He eventually made it to India, and then returned to fight in Burma for the Chindits, British Army raiding groups, with whom he flew into the jungle, deep behind enemy lines, in a glider.

Bradburne had a religious experience in Malaya, and his faith became the dominant impulse in his life. When he returned to England after the war, he stayed with the Benedictines of Buckfast Abbey, where he became a Roman Catholic in 1947. He wanted to be a Benedictine monk but the Order could not accept him because he had not been in the Church for two years. After a while, he felt a strong urge to travel.

After the war, in 1947, he converted to Catholicism, with aspirations of becoming a monk. But with no monastery prepared to accept him immediately, he opted to travel instead and wandered the world for 16 years, trying his hand at teaching and forestry, and toiling as a stoker on a steam ship. His only worldly belonging was a single Gladstone bag.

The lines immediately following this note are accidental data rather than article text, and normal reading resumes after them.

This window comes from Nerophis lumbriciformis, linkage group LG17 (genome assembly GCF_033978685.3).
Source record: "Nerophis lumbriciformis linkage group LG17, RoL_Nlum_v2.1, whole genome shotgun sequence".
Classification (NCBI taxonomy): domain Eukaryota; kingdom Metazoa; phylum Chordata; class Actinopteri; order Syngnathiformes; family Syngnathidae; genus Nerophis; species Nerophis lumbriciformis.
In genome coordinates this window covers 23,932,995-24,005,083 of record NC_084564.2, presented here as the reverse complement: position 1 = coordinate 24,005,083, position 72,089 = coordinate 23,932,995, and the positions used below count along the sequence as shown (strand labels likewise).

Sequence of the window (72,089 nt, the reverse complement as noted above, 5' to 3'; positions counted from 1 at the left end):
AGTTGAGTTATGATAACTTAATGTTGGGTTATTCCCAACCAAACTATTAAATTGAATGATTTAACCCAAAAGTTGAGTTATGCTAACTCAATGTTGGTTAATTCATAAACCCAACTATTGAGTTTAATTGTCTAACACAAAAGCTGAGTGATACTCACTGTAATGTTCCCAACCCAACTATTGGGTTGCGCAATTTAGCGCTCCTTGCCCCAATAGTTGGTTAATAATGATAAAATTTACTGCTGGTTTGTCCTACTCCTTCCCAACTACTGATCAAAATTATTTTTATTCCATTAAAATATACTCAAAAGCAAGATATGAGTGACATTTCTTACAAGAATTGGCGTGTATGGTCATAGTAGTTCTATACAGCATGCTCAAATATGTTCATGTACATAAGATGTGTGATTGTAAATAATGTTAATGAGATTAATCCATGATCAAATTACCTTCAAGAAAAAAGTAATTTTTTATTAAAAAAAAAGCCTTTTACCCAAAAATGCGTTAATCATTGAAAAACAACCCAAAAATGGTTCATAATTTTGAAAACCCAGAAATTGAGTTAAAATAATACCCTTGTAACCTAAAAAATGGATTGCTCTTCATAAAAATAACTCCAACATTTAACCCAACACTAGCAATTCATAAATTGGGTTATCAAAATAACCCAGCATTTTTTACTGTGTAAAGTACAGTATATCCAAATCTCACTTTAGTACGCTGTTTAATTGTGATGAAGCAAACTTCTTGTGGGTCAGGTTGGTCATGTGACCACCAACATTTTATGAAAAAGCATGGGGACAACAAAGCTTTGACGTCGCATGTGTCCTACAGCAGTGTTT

On trips home, Bradburne stayed with Carthusian monks in England, and with other religious orders in Israel and Belgium. At one stage, he walked hundreds of miles to Rome and lived for a year in the organ loft of a church in an Italian mountain village.

He slept in the oddest of places: tin huts; attics; even, at one point, a hen run. He lived as a hermit on Dartmoor, sang in the choir of Westminster Cathedral and became caretaker of a cardinal’s Hertfordshire country house for three years. In 1956, he joined the Franciscan Order as a layman.

And, throughout this period, he wrote poems — 6,000 in fact, which won him the record for the most prolific poet in the English language in the 2014 Guinness World Records. His poems concentrate on the power of love.